So to compute $V/G$, you have to (a) find a cover by $G$-invariant $U$; this shouldn't be too hard if your variety $V$, your group $G$, and your $G$-action on $V$ are explicit; (b) compute the various $G$-invariants $A^G$ --- this is probably the hardest part, although I imagine the right software can handle it in cases that aren't too complicated; (c) glue the various Spec $A^G$s together --- this is easy in principle, although it means that you end up with $V/G$ described in a somewhat abstract way; while $V/G$ will again be quasi-projective, you don't see this directly from this gluing procedure.

Incidentally, the dimension of $V/G$ will be the same as that of $V$ (because $G$ is finite). For things like singularities, the description of $V$ by gluing is perhaps not so bad, as you can check what is happening in one affine open at a time.

• i know this is an old question and answer, but i still would like to ask you the following: Thanks for the nice and clear answer. Could you tell me what a reference for this could be, i.e. where did you learn these things? Thanks! – Joachim Apr 1 '13 at 15:35
• @Joachim: Dear Joachim, I think this particular construction I learned in grad school when I was the TA for Brian Conrad's algebraic geometry course at Harvard. (It was on one of the problem sets I had to grade.) My vague memory is that I was already somewhat familiar with it from discussions in papers where it is used, although I can't remember now which one(s); I used to skim through many papers on arithmetic and algebraic geometry back then (both research papers and foundational material by Grothendieck and others) in order to learn things. Regards, – Matt E Apr 2 '13 at 1:38
• thanks for clearing that up. I was trying to link this to example 2.3.5 in Hartshorne, where he defines glueing of schemes. As an example i took $G = \mathbb{Z}/2$ acting of $\mathbb{A}_{\mathbb{C}}^1$ by $\phi: x \mapsto -x$. I wanted to see that taking the quotient by the isomorphism $\phi$ in the sense of the mentioned example and your description above are essentially the same, but it is starting to dawn on me that they are not. (Of the course the quotient is $\mathbb{A}^1$ in both cases anyway, but i just used it to picture the more general case). ... – Joachim Apr 2 '13 at 11:13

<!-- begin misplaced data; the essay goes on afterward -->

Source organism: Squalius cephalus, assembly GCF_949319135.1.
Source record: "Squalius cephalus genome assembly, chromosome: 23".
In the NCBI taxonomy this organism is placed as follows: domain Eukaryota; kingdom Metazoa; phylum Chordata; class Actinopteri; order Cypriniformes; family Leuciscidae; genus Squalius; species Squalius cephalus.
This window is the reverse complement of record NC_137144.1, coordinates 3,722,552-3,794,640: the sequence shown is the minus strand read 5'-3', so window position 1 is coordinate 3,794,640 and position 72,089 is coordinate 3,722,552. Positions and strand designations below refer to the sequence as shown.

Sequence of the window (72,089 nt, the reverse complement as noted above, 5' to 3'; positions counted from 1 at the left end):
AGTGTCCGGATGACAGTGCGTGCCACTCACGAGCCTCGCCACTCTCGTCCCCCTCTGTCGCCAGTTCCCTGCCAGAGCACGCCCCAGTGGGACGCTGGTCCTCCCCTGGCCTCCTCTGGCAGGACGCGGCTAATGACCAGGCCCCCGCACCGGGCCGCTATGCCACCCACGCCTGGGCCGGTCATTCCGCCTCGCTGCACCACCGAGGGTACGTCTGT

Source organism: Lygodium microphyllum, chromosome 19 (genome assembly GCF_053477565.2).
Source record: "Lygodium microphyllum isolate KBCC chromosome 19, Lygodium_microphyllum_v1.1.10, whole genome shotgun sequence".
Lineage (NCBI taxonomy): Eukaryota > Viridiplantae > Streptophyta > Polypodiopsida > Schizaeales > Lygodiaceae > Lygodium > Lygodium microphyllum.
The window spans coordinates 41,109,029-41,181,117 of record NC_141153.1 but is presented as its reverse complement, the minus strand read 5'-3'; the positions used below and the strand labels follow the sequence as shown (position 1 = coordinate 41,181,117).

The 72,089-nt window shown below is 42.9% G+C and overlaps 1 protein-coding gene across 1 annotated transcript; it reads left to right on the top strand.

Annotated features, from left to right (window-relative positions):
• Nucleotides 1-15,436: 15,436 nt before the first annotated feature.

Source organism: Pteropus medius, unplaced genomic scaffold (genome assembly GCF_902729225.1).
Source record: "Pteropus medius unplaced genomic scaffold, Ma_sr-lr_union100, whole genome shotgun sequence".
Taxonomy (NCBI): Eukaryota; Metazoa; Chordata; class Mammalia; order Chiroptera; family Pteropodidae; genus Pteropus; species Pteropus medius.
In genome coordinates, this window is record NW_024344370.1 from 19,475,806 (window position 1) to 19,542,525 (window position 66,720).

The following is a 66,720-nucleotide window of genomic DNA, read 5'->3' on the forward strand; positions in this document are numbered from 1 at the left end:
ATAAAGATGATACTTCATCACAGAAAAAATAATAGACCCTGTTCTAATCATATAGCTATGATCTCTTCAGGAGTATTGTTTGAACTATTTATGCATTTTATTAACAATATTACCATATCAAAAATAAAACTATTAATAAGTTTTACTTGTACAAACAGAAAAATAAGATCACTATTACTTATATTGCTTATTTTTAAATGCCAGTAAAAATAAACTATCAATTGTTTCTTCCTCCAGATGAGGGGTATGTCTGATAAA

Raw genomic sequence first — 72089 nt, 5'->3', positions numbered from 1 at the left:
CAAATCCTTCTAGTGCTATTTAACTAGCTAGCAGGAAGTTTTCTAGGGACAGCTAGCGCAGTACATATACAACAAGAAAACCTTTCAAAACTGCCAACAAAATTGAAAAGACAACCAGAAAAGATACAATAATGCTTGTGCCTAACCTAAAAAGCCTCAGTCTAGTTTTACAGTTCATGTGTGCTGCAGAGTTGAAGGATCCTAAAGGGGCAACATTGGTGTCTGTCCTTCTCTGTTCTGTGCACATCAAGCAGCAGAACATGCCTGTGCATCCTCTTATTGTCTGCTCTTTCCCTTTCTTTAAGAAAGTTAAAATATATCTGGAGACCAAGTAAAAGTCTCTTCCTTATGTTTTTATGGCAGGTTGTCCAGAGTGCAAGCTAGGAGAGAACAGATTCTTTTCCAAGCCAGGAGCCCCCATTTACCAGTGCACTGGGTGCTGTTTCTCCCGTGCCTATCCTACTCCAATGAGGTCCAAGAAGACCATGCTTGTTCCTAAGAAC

• An obvious reason is that you run into trouble when $|G|>2$, a more subtle one is that by following Hartshorne one does not really get an isomorphism of global sections of the quotients by your ring of invariants. Anyway, to state it in question form, would you be able to state your construction in a more "topological way", using a quotient topological space and a quotient structure sheaf? ... – Joachim Apr 2 '13 at 11:17
• @Joachim: Dear Joachim, Let's restrict to the case of Spec $A$ with a $G$-action (since the general case is obtained by gluing these cases, so hopefully you can see why this is sufficient to answer your question). Let's also suppose that $A$ is f.t. over a field $k$. Then you have to show that maximal ideals in $A^G$ are in bijection with $G$-orbits of maximal ideals in $A$. In the case that $A$ is a Dedekind domain, this is part of the Galois theory of Dedekind domains (the theory of decomposition groups, etc.), and the general case is similar. Maybe you could try to prove this. Regards, – Matt E Apr 2 '13 at 11:23